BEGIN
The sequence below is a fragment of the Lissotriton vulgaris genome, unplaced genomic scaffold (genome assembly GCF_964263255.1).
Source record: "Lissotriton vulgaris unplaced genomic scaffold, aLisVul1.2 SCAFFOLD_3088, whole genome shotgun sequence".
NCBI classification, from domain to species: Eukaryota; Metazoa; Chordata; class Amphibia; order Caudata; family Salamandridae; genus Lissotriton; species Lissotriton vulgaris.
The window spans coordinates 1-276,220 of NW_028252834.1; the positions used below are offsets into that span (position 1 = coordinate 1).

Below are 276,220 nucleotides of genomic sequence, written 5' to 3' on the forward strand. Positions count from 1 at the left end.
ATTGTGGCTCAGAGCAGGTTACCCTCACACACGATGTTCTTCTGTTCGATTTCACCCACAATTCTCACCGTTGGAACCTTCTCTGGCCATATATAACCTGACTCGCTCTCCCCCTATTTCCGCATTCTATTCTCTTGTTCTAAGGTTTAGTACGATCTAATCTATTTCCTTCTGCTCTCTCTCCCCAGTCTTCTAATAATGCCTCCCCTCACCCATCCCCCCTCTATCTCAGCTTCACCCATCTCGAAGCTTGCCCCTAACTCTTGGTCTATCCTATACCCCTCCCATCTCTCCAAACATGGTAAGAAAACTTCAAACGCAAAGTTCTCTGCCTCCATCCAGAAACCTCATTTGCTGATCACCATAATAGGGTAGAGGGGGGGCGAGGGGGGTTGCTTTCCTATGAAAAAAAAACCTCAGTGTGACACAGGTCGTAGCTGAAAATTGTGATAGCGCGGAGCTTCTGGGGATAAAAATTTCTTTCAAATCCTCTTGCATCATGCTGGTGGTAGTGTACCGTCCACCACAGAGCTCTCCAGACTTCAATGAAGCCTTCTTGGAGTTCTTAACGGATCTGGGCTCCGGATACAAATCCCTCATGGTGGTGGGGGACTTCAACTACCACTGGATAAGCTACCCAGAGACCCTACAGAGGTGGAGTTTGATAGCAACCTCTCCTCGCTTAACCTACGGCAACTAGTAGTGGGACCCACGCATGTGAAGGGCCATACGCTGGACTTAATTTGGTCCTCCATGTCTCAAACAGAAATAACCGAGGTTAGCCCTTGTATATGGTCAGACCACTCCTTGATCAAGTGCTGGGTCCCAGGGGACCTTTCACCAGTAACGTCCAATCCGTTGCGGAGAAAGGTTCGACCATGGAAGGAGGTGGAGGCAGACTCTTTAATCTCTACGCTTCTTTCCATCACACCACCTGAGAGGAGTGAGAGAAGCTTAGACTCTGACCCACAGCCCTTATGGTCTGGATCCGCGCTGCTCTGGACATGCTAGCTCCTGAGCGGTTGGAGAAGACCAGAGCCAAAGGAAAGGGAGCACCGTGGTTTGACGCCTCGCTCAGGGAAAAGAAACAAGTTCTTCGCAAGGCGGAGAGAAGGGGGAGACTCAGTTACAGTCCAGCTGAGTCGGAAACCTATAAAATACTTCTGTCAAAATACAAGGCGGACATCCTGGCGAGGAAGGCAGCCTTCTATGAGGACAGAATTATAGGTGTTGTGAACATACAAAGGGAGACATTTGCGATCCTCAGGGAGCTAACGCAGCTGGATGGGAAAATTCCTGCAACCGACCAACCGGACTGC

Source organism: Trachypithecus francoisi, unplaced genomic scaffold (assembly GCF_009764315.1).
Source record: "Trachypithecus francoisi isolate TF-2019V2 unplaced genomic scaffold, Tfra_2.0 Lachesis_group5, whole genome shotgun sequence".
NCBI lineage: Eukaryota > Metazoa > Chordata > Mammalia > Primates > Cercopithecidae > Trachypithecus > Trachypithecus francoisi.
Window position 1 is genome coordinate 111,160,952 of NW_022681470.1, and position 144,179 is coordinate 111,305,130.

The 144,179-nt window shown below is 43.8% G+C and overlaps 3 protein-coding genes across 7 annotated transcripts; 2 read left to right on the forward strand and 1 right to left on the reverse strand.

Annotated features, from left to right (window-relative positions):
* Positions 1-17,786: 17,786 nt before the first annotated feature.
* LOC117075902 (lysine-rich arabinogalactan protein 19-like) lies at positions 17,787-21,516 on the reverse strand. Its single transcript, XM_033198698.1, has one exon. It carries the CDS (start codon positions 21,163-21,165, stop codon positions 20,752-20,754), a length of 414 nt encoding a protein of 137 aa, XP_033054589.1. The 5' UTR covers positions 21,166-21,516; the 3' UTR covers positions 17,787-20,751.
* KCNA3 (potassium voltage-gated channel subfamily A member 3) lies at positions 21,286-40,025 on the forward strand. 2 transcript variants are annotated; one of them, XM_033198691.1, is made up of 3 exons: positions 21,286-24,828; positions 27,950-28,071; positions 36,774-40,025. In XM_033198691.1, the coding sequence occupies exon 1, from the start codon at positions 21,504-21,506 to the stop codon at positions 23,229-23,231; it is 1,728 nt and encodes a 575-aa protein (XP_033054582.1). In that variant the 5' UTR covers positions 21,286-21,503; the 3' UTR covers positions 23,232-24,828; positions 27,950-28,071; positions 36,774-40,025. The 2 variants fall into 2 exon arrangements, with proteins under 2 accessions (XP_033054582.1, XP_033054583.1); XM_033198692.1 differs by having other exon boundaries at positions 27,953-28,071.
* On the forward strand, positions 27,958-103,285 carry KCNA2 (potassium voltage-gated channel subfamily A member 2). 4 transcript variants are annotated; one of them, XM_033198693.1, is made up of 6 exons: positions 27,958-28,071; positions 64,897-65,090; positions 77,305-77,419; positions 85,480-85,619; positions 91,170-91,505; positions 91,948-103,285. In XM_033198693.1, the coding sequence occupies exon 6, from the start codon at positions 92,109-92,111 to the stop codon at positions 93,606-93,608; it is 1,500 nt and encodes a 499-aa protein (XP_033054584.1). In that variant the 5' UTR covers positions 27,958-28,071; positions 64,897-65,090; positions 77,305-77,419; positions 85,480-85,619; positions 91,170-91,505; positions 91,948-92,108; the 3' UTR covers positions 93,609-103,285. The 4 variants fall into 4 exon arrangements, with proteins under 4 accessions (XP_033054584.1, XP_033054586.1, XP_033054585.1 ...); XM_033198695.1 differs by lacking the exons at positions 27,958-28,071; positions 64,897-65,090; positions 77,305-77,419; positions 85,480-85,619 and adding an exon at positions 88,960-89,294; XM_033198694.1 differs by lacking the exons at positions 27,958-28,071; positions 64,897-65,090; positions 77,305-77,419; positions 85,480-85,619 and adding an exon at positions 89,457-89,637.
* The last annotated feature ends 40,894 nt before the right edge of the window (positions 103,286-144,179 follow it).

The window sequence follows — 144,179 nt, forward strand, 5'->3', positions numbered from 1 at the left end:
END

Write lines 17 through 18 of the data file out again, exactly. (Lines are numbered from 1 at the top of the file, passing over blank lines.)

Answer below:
* The last annotated feature ends 40,894 nt before the right edge of the window (positions 103,286-144,179 follow it).

The window sequence follows — 144,179 nt, forward strand, 5'->3', positions numbered from 1 at the left end: